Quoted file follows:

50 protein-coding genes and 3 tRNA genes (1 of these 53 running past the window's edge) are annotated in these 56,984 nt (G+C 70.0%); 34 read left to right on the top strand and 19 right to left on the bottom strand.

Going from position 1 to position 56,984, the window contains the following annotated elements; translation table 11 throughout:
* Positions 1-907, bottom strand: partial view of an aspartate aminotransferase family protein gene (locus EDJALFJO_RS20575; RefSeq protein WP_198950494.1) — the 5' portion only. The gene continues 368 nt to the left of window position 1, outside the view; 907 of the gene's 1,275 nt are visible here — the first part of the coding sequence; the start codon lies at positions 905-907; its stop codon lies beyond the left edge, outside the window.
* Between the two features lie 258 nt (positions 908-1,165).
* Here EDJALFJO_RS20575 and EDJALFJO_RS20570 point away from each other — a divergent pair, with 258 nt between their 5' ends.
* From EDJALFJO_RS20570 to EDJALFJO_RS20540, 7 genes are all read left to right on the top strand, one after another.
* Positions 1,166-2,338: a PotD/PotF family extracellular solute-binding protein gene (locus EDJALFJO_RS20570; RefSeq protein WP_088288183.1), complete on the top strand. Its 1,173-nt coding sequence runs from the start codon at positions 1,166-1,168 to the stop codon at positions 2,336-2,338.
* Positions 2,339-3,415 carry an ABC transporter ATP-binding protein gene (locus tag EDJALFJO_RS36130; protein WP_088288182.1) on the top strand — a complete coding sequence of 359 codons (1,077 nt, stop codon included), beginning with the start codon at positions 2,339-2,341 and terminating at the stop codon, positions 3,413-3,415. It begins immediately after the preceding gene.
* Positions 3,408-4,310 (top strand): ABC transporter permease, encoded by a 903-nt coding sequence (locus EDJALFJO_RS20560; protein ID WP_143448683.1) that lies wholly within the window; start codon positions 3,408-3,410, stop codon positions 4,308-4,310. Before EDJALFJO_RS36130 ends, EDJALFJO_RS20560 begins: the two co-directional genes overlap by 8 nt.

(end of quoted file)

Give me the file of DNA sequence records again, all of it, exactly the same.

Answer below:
50 protein-coding genes and 3 tRNA genes (1 of these 53 running past the window's edge) are annotated in these 56,984 nt (G+C 70.0%); 34 read left to right on the top strand and 19 right to left on the bottom strand.

Going from position 1 to position 56,984, the window contains the following annotated elements; translation table 11 throughout:
* Positions 1-907, bottom strand: partial view of an aspartate aminotransferase family protein gene (locus EDJALFJO_RS20575; RefSeq protein WP_198950494.1) — the 5' portion only. The gene continues 368 nt to the left of window position 1, outside the view; 907 of the gene's 1,275 nt are visible here — the first part of the coding sequence; the start codon lies at positions 905-907; its stop codon lies beyond the left edge, outside the window.
* Between the two features lie 258 nt (positions 908-1,165).
* Here EDJALFJO_RS20575 and EDJALFJO_RS20570 point away from each other — a divergent pair, with 258 nt between their 5' ends.
* From EDJALFJO_RS20570 to EDJALFJO_RS20540, 7 genes are all read left to right on the top strand, one after another.
* Positions 1,166-2,338: a PotD/PotF family extracellular solute-binding protein gene (locus EDJALFJO_RS20570; RefSeq protein WP_088288183.1), complete on the top strand. Its 1,173-nt coding sequence runs from the start codon at positions 1,166-1,168 to the stop codon at positions 2,336-2,338.
* Positions 2,339-3,415 carry an ABC transporter ATP-binding protein gene (locus tag EDJALFJO_RS36130; protein WP_088288182.1) on the top strand — a complete coding sequence of 359 codons (1,077 nt, stop codon included), beginning with the start codon at positions 2,339-2,341 and terminating at the stop codon, positions 3,413-3,415. It begins immediately after the preceding gene.
* Positions 3,408-4,310 (top strand): ABC transporter permease, encoded by a 903-nt coding sequence (locus EDJALFJO_RS20560; protein ID WP_143448683.1) that lies wholly within the window; start codon positions 3,408-3,410, stop codon positions 4,308-4,310. Before EDJALFJO_RS36130 ends, EDJALFJO_RS20560 begins: the two co-directional genes overlap by 8 nt.